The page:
Frigid temps support nat gas prices
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For the week ending February 23, heating degree days (as weighted by gas home-heating customers) for the US totaled 217 versus the normal figure for corresponding weeks past of 190. Heating degree days (HDD) are a measure of how much colder than room temperature the weather is, and the greater the HDD figure, the colder it is. This week’s HDD figure was higher than normal, meaning weather was colder than normal which implies more natural gas demand and therefore higher natural gas prices. Natural gas prices did rise on the week from $3.15/MMBtu (millions of British thermal units) on 2/15 to $3.29/MMBtu on 2/22 and traded over $3.40/MMBtu on 2/25, partially on expectations of colder weather.
The above graph displays weekly heating degree day data for this winter compared to a normal winter. As one can see, this week’s figure lies above the normal trendline. This is the first week since the week ended January 26 that the weather was colder than normal.
The graph above displays cumulative heating degree days from the start of the heating season. Despite last week’s colder than normal weather, the winter as a whole thus far has generally been warmer than normal which has muted natural gas demand throughout the season.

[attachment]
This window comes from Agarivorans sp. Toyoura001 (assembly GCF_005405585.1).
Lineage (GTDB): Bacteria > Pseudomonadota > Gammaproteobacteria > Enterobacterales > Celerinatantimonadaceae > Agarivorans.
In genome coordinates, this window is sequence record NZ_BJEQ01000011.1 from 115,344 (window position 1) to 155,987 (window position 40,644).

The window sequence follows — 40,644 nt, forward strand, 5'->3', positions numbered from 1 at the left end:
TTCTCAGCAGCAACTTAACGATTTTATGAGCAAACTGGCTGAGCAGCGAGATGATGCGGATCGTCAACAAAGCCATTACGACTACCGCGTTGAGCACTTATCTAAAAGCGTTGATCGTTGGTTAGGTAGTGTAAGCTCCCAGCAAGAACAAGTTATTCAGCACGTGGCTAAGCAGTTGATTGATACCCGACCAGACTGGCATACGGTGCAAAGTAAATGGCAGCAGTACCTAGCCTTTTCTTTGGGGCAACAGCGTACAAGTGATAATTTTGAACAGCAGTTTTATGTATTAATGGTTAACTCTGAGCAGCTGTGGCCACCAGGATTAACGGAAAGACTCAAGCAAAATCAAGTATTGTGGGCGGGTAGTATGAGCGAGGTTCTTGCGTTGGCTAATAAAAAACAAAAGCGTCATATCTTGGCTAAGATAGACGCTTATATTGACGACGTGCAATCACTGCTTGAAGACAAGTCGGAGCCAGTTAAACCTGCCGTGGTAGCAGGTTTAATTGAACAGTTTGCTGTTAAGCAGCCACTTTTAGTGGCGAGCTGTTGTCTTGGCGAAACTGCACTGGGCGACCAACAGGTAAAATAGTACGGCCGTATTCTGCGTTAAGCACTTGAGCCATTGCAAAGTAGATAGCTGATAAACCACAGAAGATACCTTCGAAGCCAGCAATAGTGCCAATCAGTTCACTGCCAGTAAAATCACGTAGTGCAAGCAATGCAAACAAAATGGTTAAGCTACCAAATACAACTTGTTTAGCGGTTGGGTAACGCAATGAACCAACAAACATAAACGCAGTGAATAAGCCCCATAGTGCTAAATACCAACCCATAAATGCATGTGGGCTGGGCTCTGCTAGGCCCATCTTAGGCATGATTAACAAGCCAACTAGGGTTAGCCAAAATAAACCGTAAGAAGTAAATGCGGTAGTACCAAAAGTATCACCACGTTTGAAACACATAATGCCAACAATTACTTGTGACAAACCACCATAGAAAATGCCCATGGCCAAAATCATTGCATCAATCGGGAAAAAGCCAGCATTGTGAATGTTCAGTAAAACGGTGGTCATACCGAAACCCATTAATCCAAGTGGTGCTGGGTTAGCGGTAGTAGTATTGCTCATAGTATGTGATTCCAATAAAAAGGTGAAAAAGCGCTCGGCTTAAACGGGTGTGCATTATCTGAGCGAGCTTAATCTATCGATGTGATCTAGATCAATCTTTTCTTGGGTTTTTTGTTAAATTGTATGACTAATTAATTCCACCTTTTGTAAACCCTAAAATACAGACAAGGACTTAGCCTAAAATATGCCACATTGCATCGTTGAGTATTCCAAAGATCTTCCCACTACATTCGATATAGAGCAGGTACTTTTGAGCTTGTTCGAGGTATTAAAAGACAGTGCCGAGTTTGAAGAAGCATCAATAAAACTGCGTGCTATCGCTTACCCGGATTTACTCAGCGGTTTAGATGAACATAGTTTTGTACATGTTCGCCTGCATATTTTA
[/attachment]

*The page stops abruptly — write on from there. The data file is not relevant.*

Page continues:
Theoretically, lower demand translates into lower natural gas prices, which affects the earnings and valuations of natural gas weighted producers. The below graph displays natural gas prices over time versus the stock prices of CHK and KWK, two producers whose production is currently weighted towards natural gas.
Over the past few years, the equity prices of these companies have trended with natural gas prices. Therefore, an investor with holdings in natural gas weighted producers (such as CHK, KWK, RRC, and SWN) may find it prudent to be aware of week-to-week weather as a short-term indicator of natural gas demand and therefore price. Additionally, some natural gas producers can be found in energy ETFs such as the Energy Select Sector SPDR (XLE), though investors should note that domestic natural gas producers comprise only a small portion of XLE in particular.